I have a “solution” to the _pilot-and-cockpit_ problem


David Davis

No, I’m serious.

There are two ways it could be done. The first one costs nothing whatever. The second one’s installation costs are nugatory when measured against the astonishing insurance payouts and other colateral reputational damage done by a suicide-crash.

The first solution is for each pilot to have a “wee bottle”.

Being nearly 101 years old, I carry one in the car; it is especially useful when I get caught short in the winter, because I refuse to wear big coats, hats, gloves, scarfs, all that stuff that people seem happy to go out in, as I prefer light clothing through not being out in the open for more than a minute or two at a time even in winter or a hurricane like today. A “wee bottle” is a washed -out and empty plastic 2-pint milk supermarket-type bottle, with a _wide mouth_, AND A FUNCTIONING , non-leaking SCREW CAP_ so you can get your dick into it comfortably without spillage, and which can even be used sitting slightly oddly in the driving seat in a quiet side-road without attracting too much attention. If viewed by a sudden-pedestrian, you grin sheepishly and say “sorry, I’m an old man, and I got caught short! Haha!” And they grin back and walk on with their dog etc.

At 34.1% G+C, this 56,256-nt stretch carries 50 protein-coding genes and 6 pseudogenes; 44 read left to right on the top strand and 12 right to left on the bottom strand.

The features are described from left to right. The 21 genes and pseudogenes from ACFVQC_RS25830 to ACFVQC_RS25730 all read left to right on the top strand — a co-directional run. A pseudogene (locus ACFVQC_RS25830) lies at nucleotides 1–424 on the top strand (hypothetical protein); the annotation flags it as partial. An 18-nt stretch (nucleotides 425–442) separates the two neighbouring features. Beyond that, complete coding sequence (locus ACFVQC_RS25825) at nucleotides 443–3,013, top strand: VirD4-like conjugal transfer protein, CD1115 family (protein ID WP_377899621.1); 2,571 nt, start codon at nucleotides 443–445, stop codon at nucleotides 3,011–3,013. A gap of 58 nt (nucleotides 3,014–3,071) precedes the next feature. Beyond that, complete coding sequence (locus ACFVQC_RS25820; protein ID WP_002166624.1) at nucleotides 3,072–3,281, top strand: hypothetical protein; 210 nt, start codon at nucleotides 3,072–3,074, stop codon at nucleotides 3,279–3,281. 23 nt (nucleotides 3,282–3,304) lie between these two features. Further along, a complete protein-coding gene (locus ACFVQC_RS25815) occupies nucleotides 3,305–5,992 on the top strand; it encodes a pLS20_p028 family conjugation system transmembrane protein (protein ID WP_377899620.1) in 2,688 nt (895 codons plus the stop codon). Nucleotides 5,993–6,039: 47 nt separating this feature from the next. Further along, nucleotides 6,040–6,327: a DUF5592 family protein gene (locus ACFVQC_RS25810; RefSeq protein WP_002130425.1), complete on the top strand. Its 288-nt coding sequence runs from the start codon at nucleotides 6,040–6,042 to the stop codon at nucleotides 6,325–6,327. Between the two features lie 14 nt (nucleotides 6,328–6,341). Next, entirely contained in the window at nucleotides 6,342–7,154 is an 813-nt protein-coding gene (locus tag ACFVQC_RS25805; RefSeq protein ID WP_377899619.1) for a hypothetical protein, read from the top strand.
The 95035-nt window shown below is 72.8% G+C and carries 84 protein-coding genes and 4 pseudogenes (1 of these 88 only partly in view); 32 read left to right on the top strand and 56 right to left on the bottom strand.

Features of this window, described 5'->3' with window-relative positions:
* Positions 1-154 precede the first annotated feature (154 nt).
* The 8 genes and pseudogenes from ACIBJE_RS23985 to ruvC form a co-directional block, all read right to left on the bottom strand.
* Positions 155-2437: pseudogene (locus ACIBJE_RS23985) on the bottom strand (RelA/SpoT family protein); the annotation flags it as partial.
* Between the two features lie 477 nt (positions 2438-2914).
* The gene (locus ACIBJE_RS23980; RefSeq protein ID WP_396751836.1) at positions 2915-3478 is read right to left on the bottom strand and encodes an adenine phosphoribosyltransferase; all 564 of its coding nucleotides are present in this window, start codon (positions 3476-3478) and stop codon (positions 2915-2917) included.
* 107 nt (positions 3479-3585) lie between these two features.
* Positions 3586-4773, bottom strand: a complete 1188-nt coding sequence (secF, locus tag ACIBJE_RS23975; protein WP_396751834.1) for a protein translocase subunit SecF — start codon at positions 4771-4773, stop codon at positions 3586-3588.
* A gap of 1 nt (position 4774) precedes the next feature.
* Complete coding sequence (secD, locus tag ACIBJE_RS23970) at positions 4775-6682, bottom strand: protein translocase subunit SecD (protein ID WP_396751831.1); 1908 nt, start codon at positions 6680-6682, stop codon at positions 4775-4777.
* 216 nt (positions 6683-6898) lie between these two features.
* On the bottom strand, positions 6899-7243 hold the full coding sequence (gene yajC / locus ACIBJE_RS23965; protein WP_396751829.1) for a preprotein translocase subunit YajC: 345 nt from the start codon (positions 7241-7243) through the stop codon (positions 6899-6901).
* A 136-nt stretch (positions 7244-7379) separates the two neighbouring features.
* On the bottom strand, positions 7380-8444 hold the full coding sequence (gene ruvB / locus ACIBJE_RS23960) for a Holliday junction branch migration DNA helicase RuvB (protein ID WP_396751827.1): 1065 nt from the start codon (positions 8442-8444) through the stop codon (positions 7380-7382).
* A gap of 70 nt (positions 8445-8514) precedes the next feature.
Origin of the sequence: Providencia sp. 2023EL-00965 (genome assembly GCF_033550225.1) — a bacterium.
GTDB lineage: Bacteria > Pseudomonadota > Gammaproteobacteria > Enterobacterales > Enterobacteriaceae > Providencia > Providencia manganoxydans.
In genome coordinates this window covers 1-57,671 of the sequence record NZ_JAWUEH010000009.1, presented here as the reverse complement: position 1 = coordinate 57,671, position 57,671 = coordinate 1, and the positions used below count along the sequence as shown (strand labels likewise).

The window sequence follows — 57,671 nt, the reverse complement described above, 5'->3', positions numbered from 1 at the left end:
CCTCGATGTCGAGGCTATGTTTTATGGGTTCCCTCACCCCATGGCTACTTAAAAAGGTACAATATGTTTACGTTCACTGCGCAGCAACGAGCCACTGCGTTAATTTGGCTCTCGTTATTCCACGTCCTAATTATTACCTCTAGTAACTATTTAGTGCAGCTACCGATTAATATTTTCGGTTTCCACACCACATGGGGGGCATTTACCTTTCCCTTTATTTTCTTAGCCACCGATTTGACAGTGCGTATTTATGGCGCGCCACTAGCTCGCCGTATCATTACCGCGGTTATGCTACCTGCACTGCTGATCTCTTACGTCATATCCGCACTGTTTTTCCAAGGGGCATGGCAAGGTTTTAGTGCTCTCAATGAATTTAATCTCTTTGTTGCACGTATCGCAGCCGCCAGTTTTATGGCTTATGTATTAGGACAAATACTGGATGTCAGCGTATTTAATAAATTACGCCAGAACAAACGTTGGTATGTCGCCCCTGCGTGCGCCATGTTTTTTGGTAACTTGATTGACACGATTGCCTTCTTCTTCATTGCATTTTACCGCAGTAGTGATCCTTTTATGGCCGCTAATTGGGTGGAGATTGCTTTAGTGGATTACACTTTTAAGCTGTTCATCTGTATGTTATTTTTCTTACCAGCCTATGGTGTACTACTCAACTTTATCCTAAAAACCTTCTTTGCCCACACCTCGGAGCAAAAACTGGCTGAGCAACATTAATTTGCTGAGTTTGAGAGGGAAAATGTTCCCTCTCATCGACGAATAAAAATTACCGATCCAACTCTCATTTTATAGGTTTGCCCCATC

Pilots could carry one – or several – each. Expensive, sterile ones, costing at least 28p a bottle, would be suppliable free to crews by the airline itself. I’m sure that regular flight crews know each other well enough to get out their willies and piss into a bottle in front of each other, and would rather do that than die terribly. I expect spacemen have known this for decades.

My second solution is to retro-modify the internal partitions of all passenger planes so that a small toilet, no bigger than needed for standing up and turning round in, is installed inside the cockpit area. I expect this would cost about £100,000 per plane. This is cheaper than the likely future insurance and penal payout to the family of one dead passenger, on one flight, on one plane. It doesn’t even need drainage to the outside; how often can a pilot piss or shit in even a 24-hour flight? Five and one respectively? The holding capacity for three men needs to be max-2-gallons of fluid and about three pounds of solids. The ground-crew can suck this out in ten seconds with a Large “Henry”, replacing it with a big shot of sterile juice of some sort. Google “Henry”. Any insurance firm on seeing my post will demand this solution immediately, I bet you all 2p. What the hell do they do with the normal passengers’ toilets anyway? They must already have the kit.